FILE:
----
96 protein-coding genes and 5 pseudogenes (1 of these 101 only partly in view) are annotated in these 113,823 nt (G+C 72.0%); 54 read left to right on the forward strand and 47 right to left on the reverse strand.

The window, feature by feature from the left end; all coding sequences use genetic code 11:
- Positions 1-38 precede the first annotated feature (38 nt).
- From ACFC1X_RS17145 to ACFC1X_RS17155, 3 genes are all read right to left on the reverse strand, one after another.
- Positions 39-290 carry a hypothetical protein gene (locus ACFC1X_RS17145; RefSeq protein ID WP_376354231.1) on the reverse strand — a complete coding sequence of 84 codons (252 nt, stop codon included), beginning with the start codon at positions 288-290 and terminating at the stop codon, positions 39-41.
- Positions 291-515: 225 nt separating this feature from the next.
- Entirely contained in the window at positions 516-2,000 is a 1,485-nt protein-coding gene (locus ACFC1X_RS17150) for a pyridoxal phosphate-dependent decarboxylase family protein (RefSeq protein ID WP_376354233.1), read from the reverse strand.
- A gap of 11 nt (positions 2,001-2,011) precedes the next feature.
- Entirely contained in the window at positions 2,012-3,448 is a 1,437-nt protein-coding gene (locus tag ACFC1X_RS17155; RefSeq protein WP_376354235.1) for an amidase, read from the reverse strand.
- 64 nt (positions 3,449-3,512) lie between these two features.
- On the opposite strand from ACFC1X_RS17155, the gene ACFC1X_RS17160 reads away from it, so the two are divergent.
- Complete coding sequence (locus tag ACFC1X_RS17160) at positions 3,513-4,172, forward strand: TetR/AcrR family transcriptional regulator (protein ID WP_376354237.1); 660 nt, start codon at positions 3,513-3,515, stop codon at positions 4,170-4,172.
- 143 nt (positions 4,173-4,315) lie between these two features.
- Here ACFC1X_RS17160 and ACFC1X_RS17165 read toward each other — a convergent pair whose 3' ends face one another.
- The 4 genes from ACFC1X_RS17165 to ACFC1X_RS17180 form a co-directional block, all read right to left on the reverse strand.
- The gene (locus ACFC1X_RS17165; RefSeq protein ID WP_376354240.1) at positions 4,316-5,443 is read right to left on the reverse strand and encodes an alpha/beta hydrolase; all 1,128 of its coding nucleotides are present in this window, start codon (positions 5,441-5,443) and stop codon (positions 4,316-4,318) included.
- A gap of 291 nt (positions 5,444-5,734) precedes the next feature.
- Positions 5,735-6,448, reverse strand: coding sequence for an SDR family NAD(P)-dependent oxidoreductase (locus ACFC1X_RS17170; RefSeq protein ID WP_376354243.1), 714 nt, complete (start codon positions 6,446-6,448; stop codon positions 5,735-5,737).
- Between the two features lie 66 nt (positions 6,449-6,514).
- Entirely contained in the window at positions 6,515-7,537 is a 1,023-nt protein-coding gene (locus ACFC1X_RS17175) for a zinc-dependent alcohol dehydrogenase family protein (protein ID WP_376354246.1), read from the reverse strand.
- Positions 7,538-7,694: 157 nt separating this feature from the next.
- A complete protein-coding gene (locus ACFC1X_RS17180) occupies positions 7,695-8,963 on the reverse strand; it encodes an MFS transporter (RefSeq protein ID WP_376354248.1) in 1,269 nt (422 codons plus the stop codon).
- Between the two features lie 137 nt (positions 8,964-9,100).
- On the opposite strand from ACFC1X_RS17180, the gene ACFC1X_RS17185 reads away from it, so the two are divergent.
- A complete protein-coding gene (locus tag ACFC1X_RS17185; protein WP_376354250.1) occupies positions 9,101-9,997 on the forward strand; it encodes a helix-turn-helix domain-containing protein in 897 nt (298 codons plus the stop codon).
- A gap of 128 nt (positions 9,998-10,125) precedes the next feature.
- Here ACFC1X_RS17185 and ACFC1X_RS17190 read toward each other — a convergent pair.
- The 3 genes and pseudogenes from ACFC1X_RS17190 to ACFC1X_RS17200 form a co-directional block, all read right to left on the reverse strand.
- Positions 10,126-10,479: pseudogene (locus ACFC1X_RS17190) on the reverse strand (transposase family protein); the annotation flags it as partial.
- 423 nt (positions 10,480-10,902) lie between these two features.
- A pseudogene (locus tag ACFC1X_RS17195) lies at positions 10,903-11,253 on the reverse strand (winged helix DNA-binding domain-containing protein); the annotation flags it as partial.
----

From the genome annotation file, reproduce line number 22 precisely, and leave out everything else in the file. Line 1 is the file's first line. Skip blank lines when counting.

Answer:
- A complete protein-coding gene (locus ACFC1X_RS17180) occupies positions 7,695-8,963 on the reverse strand; it encodes an MFS transporter (RefSeq protein ID WP_376354248.1) in 1,269 nt (422 codons plus the stop codon).